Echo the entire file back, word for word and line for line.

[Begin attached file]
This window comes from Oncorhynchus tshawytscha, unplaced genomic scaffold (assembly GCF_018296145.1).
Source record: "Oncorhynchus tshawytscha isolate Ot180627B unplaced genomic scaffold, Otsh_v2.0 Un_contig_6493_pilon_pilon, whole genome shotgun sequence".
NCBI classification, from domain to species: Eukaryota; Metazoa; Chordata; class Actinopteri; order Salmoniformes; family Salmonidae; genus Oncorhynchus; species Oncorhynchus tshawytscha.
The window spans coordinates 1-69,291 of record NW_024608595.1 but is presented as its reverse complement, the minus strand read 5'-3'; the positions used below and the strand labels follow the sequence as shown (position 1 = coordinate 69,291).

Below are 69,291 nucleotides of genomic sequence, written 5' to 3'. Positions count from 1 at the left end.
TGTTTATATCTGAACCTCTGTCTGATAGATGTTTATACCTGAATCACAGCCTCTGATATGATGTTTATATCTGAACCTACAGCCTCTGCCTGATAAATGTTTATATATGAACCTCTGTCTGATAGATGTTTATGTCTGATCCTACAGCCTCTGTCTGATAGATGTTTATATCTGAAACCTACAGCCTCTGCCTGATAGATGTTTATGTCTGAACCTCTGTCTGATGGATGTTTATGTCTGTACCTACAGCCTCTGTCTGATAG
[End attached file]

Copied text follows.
This window comes from Oncorhynchus tshawytscha, unplaced genomic scaffold (assembly GCF_018296145.1).
Source record: "Oncorhynchus tshawytscha isolate Ot180627B unplaced genomic scaffold, Otsh_v2.0 Un_contig_6493_pilon_pilon, whole genome shotgun sequence".
NCBI classification, from domain to species: Eukaryota; Metazoa; Chordata; class Actinopteri; order Salmoniformes; family Salmonidae; genus Oncorhynchus; species Oncorhynchus tshawytscha.
The window spans coordinates 1-69,291 of record NW_024608595.1 but is presented as its reverse complement, the minus strand read 5'-3'; the positions used below and the strand labels follow the sequence as shown (position 1 = coordinate 69,291).

Below are 69,291 nucleotides of genomic sequence, written 5' to 3'. Positions count from 1 at the left end.
TGTTTATATCTGAACCTCTGTCTGATAGATGTTTATACCTGAATCACAGCCTCTGATATGATGTTTATATCTGAACCTACAGCCTCTGCCTGATAAATGTTTATATATGAACCTCTGTCTGATAGATGTTTATGTCTGATCCTACAGCCTCTGTCTGATAGATGTTTATATCTGAAACCTACAGCCTCTGCCTGATAGATGTTTATGTCTGAACCTCTGTCTGATGGATGTTTATGTCTGTACCTACAGCCTCTGTCTGATAG